Heritage Research Leads Justice Department to End Third-Party Settlements


Heritage Research Leads Justice Department to End Third-Party Settlements

June 16th, 2017

Department of Justice entrance in Washington D.C. Photo: iStock

The Justice Department announced last week that it would no longer allow the practice of third-party settlements—a reform championed by Paul Larkin, a senior legal research fellow in Heritage’s Meese Center for Legal and Judicial Studies.

In announcing the policy change, Attorney General Jeff Sessions noted: “When the federal government settles a case against a corporate wrongdoer, any settlement funds should go first to the victims and then to the American people— not to bankroll third-party special interest groups or the political friends of whoever is in power.”

A Justice Department backgrounder cited research supporting this decision. Topping their list of sources was an op-ed written by Larkin way back in 2015.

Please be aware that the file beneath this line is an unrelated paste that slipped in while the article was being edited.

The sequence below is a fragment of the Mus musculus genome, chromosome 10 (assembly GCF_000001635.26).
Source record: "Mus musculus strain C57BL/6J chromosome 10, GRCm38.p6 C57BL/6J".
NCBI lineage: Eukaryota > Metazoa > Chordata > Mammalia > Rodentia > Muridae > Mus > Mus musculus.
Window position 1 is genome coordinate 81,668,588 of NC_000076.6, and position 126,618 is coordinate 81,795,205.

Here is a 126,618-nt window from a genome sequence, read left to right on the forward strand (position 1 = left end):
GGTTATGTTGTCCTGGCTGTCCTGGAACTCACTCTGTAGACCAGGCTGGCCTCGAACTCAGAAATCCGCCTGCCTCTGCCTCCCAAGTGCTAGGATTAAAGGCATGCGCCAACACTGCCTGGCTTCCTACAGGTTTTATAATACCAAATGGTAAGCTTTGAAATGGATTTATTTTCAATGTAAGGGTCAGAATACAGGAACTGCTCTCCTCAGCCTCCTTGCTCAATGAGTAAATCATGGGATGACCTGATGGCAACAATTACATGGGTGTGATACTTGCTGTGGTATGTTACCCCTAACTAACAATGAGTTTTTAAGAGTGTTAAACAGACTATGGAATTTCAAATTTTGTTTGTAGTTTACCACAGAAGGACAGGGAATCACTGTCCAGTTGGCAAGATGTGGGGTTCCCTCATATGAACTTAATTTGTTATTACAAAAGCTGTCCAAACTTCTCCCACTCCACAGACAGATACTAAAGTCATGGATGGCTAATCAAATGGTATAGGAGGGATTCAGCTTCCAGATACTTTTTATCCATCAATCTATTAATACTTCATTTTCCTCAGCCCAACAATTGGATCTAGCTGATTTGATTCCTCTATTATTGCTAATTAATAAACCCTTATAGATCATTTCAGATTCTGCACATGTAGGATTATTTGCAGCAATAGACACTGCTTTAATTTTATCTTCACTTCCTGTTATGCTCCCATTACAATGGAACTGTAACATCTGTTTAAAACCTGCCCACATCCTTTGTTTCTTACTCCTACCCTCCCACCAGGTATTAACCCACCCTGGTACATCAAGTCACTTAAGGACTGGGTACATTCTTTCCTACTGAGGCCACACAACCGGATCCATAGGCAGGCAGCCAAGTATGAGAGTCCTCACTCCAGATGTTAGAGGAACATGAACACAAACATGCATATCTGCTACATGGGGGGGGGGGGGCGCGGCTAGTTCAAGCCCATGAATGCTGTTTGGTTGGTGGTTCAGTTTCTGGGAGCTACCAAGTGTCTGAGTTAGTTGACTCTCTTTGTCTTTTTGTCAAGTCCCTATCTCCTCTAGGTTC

Titled “Justice Department Giving Away the Public’s Money to Third-Party Interests,” the commentary urged on Congress to put an end to the practice.

“The public’s money belongs to the public, not to whatever recipients an attorney general may decide to favor, and Congress is responsible for saying how it can be spent,” Larkin wrote. That same month, he also testified before the House Judiciary Committee on the harmful impacts of third-party settlement in 2015.

The Justice Department is not the only organization to embrace Larkin’s research on these pernicious settlements. The Daily Caller and Breitbart have also cited his work to explain the harmful nature of the practice.

“Paul Larkin is a thought leader on many issues,” said John Malcolm, vice president for Heritage’s Institute for Constitutional Government

“The practice of government attorneys entering into settlement agreements that include payments to non-victim, non-governmental third parties is troublesome to say the least.

Paul’s persuasive and scholarly writings and testimony objecting to this practice on policy and constitutional grounds have borne fruit. I am pleased that Attorney General Jeff Sessions has finally ended this practice. The taxpayers should be grateful too.”